As Thyself

20 Apr

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And the second is like to it:
Thou shalt love thy neighbour as thyself.
There is no other commandment greater than these. – Jesus of Nazareth

In the summer of 2008, I spent fourteen days in Ireland as a result of a generous teaching award. To say that the experience changed me would be a tremendous understatement. Ireland was really the beginning lesson of how to navigate this journey.What I learned there is beginning now to have its first flowering. At the time, I didn’t realize how the lives of everyday people would eventually show me a way to live that was ultimately more fulfilling, but now I see it. And every chance I have to revisit, even for the briefest of moments, places which resonate with the same quality as the time I spent in Ireland, I cherish them. Sunday, I was able to go back for an entire afternoon.

After having sampled the cider at Bold Rock , a spark of curiosity was lit. So packing a small picnic for Clar and I, up the road we went to spend a beautiful Virginia Sunday afternoon at Albemarle Ciderworks in North Garden. Even though the original focus was to enjoy Irish traditional music by Patrick Olwell and friends, expanding knowledge about local fare is a new interest for me.  Clar and I curved up the gravel drive among beautiful budding trees and boxes of fall apples, mellowed now in springtime. A light bottle blue sky framed green hills quite similar to ones I walked in Ireland. Immediately, I knew it would be hard to leave once the sun began to dip behind the blossoms.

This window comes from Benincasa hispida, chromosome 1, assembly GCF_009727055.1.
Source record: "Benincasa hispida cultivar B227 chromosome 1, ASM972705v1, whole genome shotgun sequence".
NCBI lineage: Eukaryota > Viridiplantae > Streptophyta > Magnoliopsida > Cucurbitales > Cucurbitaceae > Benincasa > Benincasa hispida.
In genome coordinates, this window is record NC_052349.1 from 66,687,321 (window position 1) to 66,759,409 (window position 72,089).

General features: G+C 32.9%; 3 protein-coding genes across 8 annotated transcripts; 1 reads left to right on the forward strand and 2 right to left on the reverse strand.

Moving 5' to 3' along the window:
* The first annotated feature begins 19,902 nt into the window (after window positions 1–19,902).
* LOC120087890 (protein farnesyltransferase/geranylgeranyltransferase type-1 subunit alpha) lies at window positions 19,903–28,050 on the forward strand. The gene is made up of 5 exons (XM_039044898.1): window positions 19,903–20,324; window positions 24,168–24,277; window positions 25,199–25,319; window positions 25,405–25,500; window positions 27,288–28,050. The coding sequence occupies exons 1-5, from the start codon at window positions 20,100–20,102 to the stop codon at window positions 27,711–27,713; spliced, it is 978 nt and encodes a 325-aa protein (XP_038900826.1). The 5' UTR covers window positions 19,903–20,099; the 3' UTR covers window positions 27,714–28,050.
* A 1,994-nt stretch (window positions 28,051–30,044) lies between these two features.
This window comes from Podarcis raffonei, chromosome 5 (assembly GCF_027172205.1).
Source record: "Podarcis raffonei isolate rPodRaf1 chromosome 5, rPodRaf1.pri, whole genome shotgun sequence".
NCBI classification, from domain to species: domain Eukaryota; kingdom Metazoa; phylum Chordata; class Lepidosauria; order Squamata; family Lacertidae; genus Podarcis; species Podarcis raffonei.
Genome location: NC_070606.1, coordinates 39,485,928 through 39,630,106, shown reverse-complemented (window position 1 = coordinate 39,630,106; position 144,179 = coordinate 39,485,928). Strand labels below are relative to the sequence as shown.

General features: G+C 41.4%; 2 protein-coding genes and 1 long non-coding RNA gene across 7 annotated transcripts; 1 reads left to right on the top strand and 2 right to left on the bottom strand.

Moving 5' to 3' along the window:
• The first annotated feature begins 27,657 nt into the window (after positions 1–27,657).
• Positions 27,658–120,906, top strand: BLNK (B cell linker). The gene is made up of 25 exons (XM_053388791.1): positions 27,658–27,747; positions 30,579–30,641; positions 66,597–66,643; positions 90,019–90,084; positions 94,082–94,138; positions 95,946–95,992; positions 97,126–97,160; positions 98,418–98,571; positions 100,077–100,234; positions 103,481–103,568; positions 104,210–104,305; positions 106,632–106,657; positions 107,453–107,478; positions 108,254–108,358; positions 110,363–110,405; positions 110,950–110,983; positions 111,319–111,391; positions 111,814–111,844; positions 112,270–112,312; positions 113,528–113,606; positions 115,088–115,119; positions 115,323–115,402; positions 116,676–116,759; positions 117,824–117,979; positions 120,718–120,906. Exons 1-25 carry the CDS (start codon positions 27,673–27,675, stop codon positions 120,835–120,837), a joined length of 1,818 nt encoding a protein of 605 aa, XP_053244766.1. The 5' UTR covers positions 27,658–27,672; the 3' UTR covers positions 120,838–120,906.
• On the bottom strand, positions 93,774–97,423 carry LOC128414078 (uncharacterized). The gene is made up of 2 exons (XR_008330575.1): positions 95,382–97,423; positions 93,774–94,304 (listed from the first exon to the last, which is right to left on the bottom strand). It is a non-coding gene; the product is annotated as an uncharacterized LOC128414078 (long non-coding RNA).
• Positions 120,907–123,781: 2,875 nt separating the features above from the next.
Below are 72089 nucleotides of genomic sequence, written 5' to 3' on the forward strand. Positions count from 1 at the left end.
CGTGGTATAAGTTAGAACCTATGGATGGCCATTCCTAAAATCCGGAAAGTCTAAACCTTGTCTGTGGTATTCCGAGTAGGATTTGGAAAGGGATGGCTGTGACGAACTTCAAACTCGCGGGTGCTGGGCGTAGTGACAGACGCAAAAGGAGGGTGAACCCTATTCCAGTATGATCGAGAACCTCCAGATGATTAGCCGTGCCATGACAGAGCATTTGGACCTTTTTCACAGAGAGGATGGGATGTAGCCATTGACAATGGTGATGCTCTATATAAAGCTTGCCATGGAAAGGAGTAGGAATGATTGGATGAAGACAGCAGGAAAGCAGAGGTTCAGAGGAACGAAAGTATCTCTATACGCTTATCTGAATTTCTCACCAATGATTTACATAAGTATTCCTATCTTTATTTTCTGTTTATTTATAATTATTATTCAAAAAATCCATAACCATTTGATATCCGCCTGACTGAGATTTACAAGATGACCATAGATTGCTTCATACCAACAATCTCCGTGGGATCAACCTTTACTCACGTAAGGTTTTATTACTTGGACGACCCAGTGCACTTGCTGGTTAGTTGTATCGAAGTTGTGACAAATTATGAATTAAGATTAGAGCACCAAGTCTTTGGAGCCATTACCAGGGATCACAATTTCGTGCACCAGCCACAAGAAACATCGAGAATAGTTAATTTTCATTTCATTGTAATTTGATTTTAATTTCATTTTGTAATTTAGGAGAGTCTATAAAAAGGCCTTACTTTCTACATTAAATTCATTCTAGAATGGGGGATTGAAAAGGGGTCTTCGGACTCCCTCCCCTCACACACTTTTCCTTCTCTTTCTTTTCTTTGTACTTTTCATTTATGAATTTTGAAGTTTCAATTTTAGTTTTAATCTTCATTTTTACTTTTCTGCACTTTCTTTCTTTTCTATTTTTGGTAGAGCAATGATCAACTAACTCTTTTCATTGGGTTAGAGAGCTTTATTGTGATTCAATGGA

Albemarle Ciderworks tasting room is lovely and I was entirely impressed by the knowledge and presentation of their five cider offerings. Perhaps impressed isn’t the best word, astounded might be a better one. I had no idea that an apple could be turned into something so similar to champagne, with all the nuances and notes of the vine. Top picks for me were the Royal Pippin, named for the main apple variety, the Albemarle Pippin and its greatest fan Queen Victoria.  The effervescence of cider promotes the tart lemon pineapple notes of this variety, plus all that sparkle is just plain fun. Jupiter’s Legacy, named for Thomas Jefferson’s servant in charge of his cidery, was the driest of their offerings, quite mineral and bright with a tiny hint of crabapple. The acidity of this variety is definitely something to balance out a rich cheese or cream dish. The Ragged Mountain was described to me as the most basic cider, resembling the kind colonial Virginians would have made and drank daily. Having slight backnote sweetness, it did resemble ciders I had experienced the day before, but definitely wasn’t what most would call sweet.